Book Review: ‘The Wrong Train’ by Jeremy de Quidt

Author: Jeremy de Quidt

Originally Published by David Fickling Books in 2016

Review by Miriam Atkinson

The Wrong Train is a fantastic blend of stories. The reader is introduced to an unnamed boy who, in his hurry, boards the wrong train home. Realising his mistake, the boy leaves the train and finds himself on an abandoned platform. He is quickly joined by an old man and his dog, who offers to tell the boy stories until the next train arrives. Seems harmless enough right? But the stories become scarier and creepier until the boy is forced to make a choice…

I’m always a little bit unsure when I pick up a thriller or horror novel because the genres are often full of predictable clichés. With The Wrong Train I was pleased and impressed to see that author Jeremy de Quidt had made sure that each short story had a different setting, different characters and a new threat that the characters had to face. Some stories featured the supernatural, some monsters, while others played on imagination of both character and reader leaving them uncertain as to whether the events being played out were real or imaginary. This last category was my particular favourite. The characters would often be in an everyday home-life setting and as a reader you weren’t sure if there was an other-worldly threat facing the protagonist or if the character’s own fears and paranoia were actually causing their downfall.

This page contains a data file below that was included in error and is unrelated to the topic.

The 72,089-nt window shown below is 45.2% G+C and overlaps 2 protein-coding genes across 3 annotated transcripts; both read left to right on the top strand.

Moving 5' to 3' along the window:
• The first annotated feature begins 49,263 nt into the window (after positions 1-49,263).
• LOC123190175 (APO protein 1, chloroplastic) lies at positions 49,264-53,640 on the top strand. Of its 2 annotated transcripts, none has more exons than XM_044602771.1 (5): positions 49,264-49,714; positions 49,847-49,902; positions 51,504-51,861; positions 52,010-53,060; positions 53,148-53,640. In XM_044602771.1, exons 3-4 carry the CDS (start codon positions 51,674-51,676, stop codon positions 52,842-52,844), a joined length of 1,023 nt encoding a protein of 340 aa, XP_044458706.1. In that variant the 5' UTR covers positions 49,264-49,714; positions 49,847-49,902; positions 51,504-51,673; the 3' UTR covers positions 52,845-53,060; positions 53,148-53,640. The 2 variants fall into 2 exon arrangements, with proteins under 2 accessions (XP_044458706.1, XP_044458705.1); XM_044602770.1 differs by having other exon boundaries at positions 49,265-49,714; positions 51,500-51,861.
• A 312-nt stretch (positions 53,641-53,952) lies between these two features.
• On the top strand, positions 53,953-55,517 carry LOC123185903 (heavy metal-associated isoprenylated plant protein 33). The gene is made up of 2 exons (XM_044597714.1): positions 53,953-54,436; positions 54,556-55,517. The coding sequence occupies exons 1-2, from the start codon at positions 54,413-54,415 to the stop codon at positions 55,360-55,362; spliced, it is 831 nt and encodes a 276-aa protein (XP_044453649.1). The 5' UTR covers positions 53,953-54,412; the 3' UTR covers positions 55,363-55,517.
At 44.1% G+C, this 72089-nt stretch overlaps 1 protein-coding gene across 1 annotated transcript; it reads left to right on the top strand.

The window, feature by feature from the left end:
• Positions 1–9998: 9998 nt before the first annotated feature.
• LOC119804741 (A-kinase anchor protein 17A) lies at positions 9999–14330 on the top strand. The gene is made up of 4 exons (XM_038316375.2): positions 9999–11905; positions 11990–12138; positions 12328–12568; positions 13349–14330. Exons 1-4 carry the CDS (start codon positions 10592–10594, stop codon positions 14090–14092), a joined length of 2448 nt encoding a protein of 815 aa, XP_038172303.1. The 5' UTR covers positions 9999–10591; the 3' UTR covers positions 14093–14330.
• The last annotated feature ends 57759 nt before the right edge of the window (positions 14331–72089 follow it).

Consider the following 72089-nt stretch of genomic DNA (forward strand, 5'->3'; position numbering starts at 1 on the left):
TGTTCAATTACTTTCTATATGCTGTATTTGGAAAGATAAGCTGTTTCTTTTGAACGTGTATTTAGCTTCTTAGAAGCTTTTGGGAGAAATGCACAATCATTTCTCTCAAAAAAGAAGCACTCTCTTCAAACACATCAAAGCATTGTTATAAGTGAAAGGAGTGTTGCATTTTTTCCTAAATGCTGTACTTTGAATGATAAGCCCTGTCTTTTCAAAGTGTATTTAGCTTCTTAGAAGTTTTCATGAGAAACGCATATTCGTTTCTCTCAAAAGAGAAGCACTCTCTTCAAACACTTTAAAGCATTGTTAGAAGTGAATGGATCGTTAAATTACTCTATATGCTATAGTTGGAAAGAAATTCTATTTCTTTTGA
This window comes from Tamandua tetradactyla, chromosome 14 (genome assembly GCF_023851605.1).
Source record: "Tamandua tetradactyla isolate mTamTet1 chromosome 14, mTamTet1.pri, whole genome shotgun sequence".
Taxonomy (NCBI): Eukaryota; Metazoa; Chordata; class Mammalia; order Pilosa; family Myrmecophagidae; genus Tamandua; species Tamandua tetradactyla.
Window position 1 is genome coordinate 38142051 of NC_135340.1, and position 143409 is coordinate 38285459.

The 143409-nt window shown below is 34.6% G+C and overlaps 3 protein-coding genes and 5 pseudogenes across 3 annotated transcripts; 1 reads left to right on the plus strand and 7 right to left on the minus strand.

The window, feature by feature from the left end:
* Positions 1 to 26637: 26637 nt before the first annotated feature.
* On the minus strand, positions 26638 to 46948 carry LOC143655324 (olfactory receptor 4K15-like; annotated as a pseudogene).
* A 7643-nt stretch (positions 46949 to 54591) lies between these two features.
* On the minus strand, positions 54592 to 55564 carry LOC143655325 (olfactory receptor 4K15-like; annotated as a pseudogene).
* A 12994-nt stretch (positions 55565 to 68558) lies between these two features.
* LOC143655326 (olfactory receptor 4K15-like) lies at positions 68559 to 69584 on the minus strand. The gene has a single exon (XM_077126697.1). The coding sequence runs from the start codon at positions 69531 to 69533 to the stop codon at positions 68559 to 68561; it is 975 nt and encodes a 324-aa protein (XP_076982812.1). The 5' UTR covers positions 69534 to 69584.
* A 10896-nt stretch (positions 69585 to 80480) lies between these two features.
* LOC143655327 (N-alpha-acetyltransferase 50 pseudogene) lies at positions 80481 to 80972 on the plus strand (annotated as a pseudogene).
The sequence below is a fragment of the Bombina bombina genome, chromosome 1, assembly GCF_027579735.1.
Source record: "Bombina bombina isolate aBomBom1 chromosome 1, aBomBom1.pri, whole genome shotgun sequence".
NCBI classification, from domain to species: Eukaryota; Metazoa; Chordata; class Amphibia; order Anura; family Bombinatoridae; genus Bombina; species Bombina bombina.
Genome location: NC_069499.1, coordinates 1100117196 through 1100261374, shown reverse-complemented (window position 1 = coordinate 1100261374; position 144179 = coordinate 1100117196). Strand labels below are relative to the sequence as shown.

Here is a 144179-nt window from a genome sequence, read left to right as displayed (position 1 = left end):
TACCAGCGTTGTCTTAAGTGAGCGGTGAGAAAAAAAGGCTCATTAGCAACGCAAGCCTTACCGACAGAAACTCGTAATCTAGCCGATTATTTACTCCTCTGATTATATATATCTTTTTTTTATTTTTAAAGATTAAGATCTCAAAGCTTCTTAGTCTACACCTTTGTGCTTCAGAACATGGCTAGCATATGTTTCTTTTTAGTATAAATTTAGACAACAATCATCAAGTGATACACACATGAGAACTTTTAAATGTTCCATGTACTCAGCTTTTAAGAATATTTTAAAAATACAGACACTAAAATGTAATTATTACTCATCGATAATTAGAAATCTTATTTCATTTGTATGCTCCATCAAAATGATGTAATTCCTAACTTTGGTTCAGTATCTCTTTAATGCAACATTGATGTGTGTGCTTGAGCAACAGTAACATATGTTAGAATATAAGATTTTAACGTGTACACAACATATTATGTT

Unlike a lot of stories I have read, these short stories and the running narrative with the boy are not resolved nice and neatly with a bow. De Quidt wonderfully builds tension by getting straight to the action or the mystery. And as the stories reach the crucial climax…they end. De Quidt deliberately leaves the stories open-ended but provides the reader with enough information to imagine what will occur next. Sure the reader could imagine that everyone will live happily ever after, but we all know that that won’t happen. I think it is an effective technique because De Quidt automatically avoids the stories from becoming slowed paced after the climactic scene. It would also ruin the fun and mystery/thrill of the stories if the horror or supernatural element was then explained in lengthy detail at the end of each tale.

So whether you decide to read them by daylight or by torchlight, The Wrong Train is stuffed with eerie tales that are captivating and easy to read. With the variety of stories and styles on offer I am confident that there is something for everyone in this book.

This review was originally published in the online magazine Cuckoo Review in October 2016

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